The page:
Two events that trigger the most predictable, irrelevant and frenzied media circus around jobs are the application numbers for a government recruitment advertisement and small moves in the official unemployment rate. Both are irrelevant; India doesn’t have a jobs problem but a wages problem. Our official unemployment rate of 5 per cent is not a fudge and anybody who wants a job has one; they just don’t get the wages they want or need. The creation of high-paying private sector jobs is being murdered by three faultlines in wages: Government vs private, nominal vs real, and gross vs net.
Why? Because we estimate that almost 85 per cent of the 30 lakh applicants with PhDs, degrees, etc for government peon posts in Uttarakhand recently already had a job (they were chasing above market wages with the additional upside of an employment contract that is marriage without divorce). Because we know that a child equates a salary of Rs 4,000 per month in Gwalior with Rs 18,000 in Mumbai (the difference in not salary but cost of living reimbursement for rehna, khaana and office jaana). Because we know that applicants in job fairs make decisions on haath waali salary rather than chitthi waali salary (there is a 45 per cent difference between gross and net wages for poor-value-for-money statutory deductions). Let’s look at each faultline in a little more detail.
One, government vs private wages. People at the top of the government get paid too little but people at the bottom of the government get paid too much. Unfortunately people at the bottom are 85 per cent of the numbers and greatly distort the labour market because Class 3 and 4 employees get paid more than 200 per cent of their private sector counterparts for the same job not including low performance accountability and high job security. The huge number of government job applications is not people running away from insecure low-paying private sector jobs but people running towards overly secure high-paying government jobs. Government employment should be public service with reasonable wages; not a rigged rate like LIBOR that distorts the market.
Two, nominal vs real wages. Since we cannot take jobs to people in the short run, we need to take people to jobs. But the migration to cities is being retarded by the huge mispricing of land that directly affects living, eating and commuting costs in India’s few job magnets (we only have 50 cities with more than a million people versus China’s 375). The economic wastelands of Mumbai, Delhi, Chandigarh can’t compete with job magnets like Gachibowli, Mohali, Gurgaon and Bangalore because the new clusters combine an infinite supply of mixed use commercial and residential real estate (happiness economists suggest that commute time is a key component of happiness).
Three, gross vs net wages. A monthly salary of Rs 15,000 per month in a cost-to-company salary world only ends up as a Rs 8,000 bank credit because employers are required to make mandatory deductions of 45 per cent of salary for poor value programmes like provident fund, ESI, LWF, EPS, and much else. Government data suggests that workers with annual incomes of Rs 1.8 lakh do not have any saving and cannot live on less than half their salary; consequently they prefer working for the informal sector where haath waali salary is equal to chitthi waali salary.
These faultlines murder high-paying formal private jobs and we need three regulatory interventions: Faster urbanisation, lower regulatory cholesterol, and broader human capital. Faster urbanisation means an increase to the number of Indian cities with more than a million people from 50 to 200; bad urbanisation is better than no urbanisation but high quality urbanisation like having real mayors, robust city finances, etc could create the virtuous cycle of higher formalisation, higher productivity and higher wages.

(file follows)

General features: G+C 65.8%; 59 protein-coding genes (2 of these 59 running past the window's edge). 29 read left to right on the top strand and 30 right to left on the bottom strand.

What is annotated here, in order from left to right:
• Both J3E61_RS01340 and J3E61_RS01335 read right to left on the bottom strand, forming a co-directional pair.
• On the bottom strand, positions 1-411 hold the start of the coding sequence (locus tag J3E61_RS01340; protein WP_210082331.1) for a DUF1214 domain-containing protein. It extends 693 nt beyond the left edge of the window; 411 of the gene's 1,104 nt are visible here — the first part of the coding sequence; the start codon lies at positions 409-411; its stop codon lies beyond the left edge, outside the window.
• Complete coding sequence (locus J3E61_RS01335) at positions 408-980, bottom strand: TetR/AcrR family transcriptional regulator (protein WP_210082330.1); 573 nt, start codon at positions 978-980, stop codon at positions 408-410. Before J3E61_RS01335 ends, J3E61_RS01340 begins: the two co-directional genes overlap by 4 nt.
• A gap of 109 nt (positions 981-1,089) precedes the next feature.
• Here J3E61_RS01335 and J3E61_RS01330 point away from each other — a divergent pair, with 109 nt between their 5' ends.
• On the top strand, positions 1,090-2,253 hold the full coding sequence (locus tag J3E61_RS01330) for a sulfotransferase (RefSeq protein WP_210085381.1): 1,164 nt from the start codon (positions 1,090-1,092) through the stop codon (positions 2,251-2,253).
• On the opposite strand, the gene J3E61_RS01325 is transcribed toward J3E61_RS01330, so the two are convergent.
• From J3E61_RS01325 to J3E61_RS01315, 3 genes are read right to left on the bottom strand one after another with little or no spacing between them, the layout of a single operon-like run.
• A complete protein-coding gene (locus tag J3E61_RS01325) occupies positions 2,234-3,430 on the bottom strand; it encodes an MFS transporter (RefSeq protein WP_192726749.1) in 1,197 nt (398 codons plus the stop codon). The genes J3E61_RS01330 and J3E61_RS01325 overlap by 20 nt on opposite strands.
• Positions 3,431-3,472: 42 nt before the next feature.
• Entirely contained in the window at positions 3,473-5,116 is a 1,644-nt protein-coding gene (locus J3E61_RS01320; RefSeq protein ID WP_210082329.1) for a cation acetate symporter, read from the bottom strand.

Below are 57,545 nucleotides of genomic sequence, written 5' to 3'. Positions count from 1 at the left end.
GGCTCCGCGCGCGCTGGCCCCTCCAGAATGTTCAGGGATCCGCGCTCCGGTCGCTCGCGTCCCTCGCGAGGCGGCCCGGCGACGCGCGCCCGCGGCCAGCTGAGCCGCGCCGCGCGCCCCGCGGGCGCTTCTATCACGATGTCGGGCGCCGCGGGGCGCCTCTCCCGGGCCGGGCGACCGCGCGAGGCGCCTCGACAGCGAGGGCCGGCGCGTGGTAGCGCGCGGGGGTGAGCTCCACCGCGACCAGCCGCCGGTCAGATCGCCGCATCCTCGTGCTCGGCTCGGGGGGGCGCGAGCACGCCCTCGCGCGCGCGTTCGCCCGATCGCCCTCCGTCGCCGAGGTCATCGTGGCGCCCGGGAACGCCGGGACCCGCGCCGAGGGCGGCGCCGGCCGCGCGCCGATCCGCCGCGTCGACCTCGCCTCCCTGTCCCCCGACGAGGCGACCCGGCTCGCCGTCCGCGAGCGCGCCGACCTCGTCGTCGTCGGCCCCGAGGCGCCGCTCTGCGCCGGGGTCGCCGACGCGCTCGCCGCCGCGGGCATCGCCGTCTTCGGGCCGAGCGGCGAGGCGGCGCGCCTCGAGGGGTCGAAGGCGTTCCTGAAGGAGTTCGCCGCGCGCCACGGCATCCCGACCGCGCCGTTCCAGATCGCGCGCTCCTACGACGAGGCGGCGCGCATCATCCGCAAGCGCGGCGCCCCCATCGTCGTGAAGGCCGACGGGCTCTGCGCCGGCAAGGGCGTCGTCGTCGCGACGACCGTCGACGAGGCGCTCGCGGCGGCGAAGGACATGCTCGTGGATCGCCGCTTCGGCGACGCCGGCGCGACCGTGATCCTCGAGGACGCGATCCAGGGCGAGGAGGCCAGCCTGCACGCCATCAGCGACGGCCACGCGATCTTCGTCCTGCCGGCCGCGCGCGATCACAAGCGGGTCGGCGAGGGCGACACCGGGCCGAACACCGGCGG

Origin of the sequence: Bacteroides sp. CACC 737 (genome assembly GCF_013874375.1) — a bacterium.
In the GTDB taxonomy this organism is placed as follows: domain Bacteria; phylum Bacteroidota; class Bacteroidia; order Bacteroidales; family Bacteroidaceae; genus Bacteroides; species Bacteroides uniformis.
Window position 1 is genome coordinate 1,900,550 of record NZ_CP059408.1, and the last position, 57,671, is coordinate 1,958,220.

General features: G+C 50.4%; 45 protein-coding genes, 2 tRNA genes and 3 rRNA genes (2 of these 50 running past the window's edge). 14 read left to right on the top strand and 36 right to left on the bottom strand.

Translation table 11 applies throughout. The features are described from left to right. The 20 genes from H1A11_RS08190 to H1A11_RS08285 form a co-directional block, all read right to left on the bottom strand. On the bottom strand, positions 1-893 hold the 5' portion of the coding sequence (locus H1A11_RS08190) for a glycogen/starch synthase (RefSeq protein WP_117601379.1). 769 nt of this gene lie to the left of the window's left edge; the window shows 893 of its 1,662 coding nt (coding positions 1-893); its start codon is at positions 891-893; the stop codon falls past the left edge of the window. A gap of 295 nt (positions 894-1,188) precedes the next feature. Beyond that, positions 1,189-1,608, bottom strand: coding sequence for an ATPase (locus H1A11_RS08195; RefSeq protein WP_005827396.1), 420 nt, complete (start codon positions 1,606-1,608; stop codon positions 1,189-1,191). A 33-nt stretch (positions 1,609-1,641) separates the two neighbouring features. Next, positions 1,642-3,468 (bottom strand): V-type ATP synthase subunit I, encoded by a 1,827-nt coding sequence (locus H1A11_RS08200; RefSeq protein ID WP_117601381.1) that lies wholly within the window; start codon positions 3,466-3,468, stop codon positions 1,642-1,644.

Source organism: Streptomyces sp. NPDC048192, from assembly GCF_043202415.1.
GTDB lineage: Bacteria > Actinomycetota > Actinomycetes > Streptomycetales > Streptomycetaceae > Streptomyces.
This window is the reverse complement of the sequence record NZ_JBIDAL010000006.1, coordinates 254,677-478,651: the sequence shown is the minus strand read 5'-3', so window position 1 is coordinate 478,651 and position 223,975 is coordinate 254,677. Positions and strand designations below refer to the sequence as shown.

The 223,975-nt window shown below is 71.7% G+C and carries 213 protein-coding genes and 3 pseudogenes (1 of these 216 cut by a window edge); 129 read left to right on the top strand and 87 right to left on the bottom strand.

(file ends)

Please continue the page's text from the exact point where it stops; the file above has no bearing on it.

Making bribing a core capability for builders has been bad for formal job creation and labour migration and demonetisation will bring down land prices, accelerate construction, and raise labour mobility. Land was the most inefficient and unfair of the three factor markets of land, labour and capital and demonetisation is a wonderful intervention. Lower regulatory cholesterol for job creation is important because most of our workers work in low-productivity enterprises that are not productive enough to pay the wage premium; our 6.3 crore enterprises only translate to 18,000 companies with a paid-up capital of more than Rs 10 crore. Human capital is key; neglecting primary school education for decades after Independence is a mistake being amplified by the new world of work that disproportionately values reading, writing, arithmetic and soft skills.
As the long-term plans for formalisation, urbanisation and human capital yield results, it’s time for a time-bound monitoring on three overdue and impactful interventions in regulatory cholesterol by the ministry of labour. First, we must overrule its self-serving case for an Establishment Number and replace the 27 different numbers issued to every employer with a single Universal Enterprise Number. Second, we must set a date for 100 per cent paperless, presenceless, and cashless compliance for all state and Central labour laws. Second, we must end the shameful stonewalling of the ministry of labour of the provident fund and ESI reforms announced in the budget by making employee contribution to the provident fund voluntary and creating competition for ESI and EPFO by allowing employees to choose alternatives like NPS and health insurance.
Recent youth unrest — the idealisation of Burhan Wani by Kashmiris and the reservation agitations by Patels, Jats, Gujjars — have roots not in a job emergency but a formal job emergency. Gandhiji said the difference between what we do and what we are capable of doing would suffice to solve our problems. Time to remind the ministry of labour.